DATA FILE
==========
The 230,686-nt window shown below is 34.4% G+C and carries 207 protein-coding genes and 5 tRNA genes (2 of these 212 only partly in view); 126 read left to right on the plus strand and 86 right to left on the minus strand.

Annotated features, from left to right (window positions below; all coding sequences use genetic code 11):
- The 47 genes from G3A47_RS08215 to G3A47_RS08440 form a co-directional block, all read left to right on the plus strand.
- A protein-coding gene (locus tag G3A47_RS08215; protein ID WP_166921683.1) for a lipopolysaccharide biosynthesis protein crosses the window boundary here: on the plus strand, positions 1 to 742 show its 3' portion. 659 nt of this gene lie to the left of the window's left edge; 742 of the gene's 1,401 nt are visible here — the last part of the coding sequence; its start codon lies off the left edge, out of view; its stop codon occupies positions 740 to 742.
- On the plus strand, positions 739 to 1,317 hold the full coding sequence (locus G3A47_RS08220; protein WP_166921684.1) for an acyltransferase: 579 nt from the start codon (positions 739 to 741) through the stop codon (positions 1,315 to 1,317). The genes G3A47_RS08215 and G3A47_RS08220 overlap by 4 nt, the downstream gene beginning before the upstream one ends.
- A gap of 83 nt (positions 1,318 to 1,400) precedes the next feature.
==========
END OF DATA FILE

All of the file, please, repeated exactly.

The 230,686-nt window shown below is 34.4% G+C and carries 207 protein-coding genes and 5 tRNA genes (2 of these 212 only partly in view); 126 read left to right on the plus strand and 86 right to left on the minus strand.

Annotated features, from left to right (window positions below; all coding sequences use genetic code 11):
- The 47 genes from G3A47_RS08215 to G3A47_RS08440 form a co-directional block, all read left to right on the plus strand.
- A protein-coding gene (locus tag G3A47_RS08215; protein ID WP_166921683.1) for a lipopolysaccharide biosynthesis protein crosses the window boundary here: on the plus strand, positions 1 to 742 show its 3' portion. 659 nt of this gene lie to the left of the window's left edge; 742 of the gene's 1,401 nt are visible here — the last part of the coding sequence; its start codon lies off the left edge, out of view; its stop codon occupies positions 740 to 742.
- On the plus strand, positions 739 to 1,317 hold the full coding sequence (locus G3A47_RS08220; protein WP_166921684.1) for an acyltransferase: 579 nt from the start codon (positions 739 to 741) through the stop codon (positions 1,315 to 1,317). The genes G3A47_RS08215 and G3A47_RS08220 overlap by 4 nt, the downstream gene beginning before the upstream one ends.
- A gap of 83 nt (positions 1,318 to 1,400) precedes the next feature.